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Stewardship pays off for Butternut Mountain Farm

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In the over 40 years they’ve been in business, Butternut Mountain has built a reputation as a leader in Vermont’s maple industry. The company is also taking the lead in other ways – demonstrating that including environmental stewardship in their business model is good for sustaining the resource they rely on, their employees, the community, and their bottom line.

For Emma Marvin, one of the owners of Butternut Mountain Farm, including sustainability in their business plan makes good business sense. "We are dependent upon a naturally occurring resource -- the sugar maple tree and the land upon which it grows -- to provide us with our livelihood. Changes in climate and land-use, as well as development pressure, all pose the potential to significantly impact what we do. So beyond our inherent frugal Vermont nature, we have an added incentive to carefully steward the resources at hand."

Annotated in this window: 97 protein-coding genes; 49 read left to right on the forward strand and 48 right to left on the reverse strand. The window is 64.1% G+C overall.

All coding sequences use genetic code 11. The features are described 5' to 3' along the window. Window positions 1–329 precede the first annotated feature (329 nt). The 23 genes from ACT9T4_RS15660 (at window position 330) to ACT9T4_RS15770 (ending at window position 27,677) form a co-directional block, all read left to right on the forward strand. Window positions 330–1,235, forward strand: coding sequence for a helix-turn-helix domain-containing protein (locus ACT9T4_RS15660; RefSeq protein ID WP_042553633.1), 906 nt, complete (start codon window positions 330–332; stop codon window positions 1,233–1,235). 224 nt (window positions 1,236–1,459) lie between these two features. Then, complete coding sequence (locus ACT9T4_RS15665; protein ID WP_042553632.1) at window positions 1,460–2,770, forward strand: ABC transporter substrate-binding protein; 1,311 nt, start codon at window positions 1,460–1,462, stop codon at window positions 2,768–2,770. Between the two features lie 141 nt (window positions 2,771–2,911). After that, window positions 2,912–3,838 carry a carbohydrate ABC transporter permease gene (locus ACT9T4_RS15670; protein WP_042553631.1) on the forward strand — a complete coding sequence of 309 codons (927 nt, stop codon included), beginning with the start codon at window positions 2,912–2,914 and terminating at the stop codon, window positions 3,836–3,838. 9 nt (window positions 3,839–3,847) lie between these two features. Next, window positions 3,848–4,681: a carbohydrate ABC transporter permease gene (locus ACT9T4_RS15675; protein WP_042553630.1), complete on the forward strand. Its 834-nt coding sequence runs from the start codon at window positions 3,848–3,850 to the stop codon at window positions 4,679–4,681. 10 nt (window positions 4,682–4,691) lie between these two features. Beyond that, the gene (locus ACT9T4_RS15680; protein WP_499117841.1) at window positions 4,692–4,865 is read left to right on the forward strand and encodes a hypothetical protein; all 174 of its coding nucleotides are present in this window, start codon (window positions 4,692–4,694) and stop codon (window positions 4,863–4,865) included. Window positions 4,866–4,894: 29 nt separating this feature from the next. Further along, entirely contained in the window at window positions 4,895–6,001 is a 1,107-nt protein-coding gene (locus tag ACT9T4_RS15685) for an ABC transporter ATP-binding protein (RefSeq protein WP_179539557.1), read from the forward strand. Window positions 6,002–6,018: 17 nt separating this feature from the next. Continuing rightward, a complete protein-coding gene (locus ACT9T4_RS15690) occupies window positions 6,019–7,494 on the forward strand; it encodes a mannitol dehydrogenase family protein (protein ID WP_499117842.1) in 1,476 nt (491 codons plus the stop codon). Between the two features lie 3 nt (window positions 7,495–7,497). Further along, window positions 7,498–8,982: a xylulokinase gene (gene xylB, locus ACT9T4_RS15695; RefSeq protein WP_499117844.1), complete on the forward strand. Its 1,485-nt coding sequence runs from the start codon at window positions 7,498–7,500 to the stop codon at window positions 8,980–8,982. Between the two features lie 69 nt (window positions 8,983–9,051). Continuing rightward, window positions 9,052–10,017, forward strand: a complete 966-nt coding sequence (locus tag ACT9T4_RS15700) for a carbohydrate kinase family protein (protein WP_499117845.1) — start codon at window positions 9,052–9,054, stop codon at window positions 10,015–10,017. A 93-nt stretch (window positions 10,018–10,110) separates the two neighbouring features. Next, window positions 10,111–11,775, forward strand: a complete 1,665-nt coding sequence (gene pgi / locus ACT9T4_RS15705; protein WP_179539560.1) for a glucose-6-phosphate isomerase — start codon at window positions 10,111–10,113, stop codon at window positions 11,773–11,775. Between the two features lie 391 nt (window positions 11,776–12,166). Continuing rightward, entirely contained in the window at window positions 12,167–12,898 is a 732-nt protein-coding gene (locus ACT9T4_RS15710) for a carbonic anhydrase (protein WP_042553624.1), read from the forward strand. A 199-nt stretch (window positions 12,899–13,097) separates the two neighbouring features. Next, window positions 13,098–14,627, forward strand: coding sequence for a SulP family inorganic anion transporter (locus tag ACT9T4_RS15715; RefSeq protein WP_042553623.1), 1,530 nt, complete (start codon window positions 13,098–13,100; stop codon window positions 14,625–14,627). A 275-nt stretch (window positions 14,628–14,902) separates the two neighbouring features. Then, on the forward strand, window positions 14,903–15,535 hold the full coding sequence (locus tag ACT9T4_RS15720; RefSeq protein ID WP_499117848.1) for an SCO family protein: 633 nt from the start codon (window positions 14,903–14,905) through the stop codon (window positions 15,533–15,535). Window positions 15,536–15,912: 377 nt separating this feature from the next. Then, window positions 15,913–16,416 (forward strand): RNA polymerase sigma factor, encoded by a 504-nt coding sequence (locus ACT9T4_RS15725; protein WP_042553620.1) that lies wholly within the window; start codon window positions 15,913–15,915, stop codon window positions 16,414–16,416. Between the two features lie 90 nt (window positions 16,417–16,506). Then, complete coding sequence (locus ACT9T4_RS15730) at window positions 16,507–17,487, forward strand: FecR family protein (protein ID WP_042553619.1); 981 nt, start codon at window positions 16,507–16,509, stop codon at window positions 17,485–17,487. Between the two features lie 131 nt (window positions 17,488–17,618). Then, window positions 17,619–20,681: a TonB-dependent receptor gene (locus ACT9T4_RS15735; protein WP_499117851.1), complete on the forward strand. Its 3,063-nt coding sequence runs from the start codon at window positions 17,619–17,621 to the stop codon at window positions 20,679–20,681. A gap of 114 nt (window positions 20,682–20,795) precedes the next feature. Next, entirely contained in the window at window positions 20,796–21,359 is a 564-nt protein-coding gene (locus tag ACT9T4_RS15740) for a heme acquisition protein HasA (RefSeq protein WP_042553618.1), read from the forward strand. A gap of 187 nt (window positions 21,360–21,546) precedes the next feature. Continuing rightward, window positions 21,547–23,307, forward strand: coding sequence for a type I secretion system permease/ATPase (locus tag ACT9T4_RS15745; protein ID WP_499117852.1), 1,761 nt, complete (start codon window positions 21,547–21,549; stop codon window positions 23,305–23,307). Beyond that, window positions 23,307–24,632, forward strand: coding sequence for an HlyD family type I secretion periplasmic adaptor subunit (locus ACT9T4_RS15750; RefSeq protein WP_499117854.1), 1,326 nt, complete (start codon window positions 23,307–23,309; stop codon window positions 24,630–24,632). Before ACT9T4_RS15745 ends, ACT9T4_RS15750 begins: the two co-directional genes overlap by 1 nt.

Butternut Mountain Farm has set goals to minimize the amount of waste sent to the landfill, to reduce energy consumption, to be a net sequester of carbon, and to make sure the land is well managed for health and long-term financial return. To advance these goals, the company has:

  • Cut back to a 4-day workweek for production staff, reducing transportation emissions and energy and time associated with an additional day of production, and saving their workers transportation costs.
  • Worked with Black Dirt Farm in Greensboro, VT to divert more than 68,400 lbs. of compostable materials from the landfill for use on a local VT farm.
  • Participated in the SPEED program to install 363 roof mounted solar panels on their Morrisville facility.
  • Recovered approximately 36,000 gallons of “sweet water” (syrup collected during the first rinse of equipment) avoiding high levels of organic matter in local waterways, and recovering useful product that might otherwise go to waste.